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Re: rectangular "dish" illumination?

>From: "Greg D." <ko6th_greg@hotmail.com>
>Hi folks,
>So what is the rule of thumb when illuminating a not-round "dish"?
>My screen-covered grill measures about 30x36".  Do I pick a feed
>with a 10db width of 30 or 36 or somwhere in between?  It will be
>a compromise, but what is best?  Do I gain more signal or noise as
>the pattern spills over the width, and illumiates the length?
>Greg  KO6TH

Well Greg,

Ideally you would have a feed with a rectangular pattern with the ratio of
30x36 that would provide a constant illumination out to the edge of your
dish and then fall instantly to no [or zero] illumination.  Now you know
such a feed does not exist.  All feeds have pattern which usually is
maximum toward the center of the dish and gradually drops off in intensity
toward the edge.  The design of feeds is the subject of most dish engineering.

If you were only transmitting with your dish, then gain would be the
predominant goal.  Getting the maximum signal going in one direction.  In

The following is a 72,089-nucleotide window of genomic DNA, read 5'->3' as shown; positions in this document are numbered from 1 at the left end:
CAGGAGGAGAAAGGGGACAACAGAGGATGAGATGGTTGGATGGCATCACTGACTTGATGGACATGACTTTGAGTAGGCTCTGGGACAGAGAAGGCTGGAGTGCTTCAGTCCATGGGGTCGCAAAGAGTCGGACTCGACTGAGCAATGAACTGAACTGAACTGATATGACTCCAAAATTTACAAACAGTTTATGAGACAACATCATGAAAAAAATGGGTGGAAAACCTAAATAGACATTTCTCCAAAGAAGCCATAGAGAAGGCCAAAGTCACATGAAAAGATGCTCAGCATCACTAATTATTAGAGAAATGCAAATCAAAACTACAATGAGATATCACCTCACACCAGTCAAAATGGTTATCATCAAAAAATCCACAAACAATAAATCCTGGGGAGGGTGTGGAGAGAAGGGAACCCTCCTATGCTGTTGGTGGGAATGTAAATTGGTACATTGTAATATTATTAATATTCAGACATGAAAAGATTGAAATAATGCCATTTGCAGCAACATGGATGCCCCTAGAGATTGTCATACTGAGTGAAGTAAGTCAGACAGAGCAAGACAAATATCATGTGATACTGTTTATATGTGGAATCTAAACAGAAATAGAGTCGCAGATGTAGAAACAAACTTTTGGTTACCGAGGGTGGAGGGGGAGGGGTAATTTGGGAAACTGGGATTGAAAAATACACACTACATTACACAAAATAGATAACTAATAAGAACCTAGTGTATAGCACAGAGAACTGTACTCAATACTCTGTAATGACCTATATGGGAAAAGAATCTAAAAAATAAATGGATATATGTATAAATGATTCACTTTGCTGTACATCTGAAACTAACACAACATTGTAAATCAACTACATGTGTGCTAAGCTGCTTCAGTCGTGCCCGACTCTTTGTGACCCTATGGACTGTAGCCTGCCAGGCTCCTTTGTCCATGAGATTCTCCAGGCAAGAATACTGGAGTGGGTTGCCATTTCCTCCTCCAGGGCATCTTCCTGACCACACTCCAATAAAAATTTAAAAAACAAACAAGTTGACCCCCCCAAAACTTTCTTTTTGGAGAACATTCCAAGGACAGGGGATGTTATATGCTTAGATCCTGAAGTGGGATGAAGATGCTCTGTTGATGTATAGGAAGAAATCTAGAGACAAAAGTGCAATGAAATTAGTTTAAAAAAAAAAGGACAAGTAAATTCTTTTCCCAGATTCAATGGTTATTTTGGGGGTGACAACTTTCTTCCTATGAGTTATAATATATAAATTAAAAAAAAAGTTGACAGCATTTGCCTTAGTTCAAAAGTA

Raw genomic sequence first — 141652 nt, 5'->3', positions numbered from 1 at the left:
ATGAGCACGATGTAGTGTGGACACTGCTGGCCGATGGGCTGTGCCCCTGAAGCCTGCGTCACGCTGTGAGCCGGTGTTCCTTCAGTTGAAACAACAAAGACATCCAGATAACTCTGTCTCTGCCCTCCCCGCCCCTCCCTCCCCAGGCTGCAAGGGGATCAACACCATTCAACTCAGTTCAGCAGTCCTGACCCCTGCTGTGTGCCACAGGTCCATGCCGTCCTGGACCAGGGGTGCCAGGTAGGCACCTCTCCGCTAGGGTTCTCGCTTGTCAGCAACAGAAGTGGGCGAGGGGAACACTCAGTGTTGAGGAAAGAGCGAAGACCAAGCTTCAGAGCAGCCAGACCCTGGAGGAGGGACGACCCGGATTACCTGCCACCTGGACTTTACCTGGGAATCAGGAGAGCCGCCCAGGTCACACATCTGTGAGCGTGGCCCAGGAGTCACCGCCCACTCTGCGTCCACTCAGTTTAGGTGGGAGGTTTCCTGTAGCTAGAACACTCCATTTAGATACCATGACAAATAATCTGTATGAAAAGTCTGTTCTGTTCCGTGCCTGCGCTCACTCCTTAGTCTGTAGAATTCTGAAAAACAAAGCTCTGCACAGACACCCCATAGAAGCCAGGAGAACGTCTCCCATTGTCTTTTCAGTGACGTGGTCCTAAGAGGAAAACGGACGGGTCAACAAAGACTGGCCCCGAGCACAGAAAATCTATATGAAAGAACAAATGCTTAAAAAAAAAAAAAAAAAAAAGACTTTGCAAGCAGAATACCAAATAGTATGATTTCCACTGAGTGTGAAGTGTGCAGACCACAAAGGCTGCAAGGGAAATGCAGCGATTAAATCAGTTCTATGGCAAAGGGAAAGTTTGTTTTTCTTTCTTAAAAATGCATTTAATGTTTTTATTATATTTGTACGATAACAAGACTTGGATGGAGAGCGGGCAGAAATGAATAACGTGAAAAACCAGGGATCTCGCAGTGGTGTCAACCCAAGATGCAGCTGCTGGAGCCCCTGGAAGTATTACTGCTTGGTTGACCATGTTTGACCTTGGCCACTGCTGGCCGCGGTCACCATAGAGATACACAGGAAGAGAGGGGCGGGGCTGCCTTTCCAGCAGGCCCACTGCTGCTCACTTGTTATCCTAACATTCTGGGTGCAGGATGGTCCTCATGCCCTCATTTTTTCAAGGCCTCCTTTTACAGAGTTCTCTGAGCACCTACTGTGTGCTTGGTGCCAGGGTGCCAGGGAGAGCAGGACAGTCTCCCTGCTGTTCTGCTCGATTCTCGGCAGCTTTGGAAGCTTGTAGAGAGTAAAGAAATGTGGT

that case you would want the fullest use of the dish area, and maybe
trade-off wasting some signal off the narrow side of the dish in order to
illuminate the long dimension.  But realise that any radiation from your
feed that does not hit the surface of the dish is wasted, gone, and has no
contribution to your forward signal strength [or gain].

When you design a dish for receiving, the problem is somewhat similar, but
the problem of radiation coming from directions other than from the dish
surface causes deterioration of your receiver system noise figure [any
extra noise is added to the total receiver input].  Your goal is to
maximize [amplify] the signal and minimize the noise.  Therefore it is
better to not use part of the dish and lose some of the signal that it
collects, rather than collect noise beyond the narrow dimension edge.  Why?
 Well the sky temperature runs about 10K at 2400 MHz and a "good" receiver
adds about 50 to 70K.  The ground is 290K.  If you see it at -10 dB, you
are adding 29K to the total.  

Tsys = Tsky + Trx + Tgnd.
If Tsky = 10K, and Trx = 50K then Tsys = 60K if you don't see any ground
If you see Tgnd < 29K, then Tsys is < 89K.  This is slightly more than a
noise figure of 1 dB, and that is pretty darn good for an amateur system.
If Tgnd = 100K, then Tsys = 160K and NF grows to 1.9 dB.

So do you get the picture?  A short answer would be to design the feed to
illuminate the narrow 30 inch dimension and ignore the wider dimension.
Now it turns out that a dipole feed is pretty well matched to a rectangular
shaped dish because it has wider beam width in one direction than the
other.  A dish using a dipole feed is probably designed for maximum gain
rather than minimum sidelobes or spillover, though.


Reread my reply to the topic "Question regarding gain of Dish Antennas with
different feeds" I sent yesterday.

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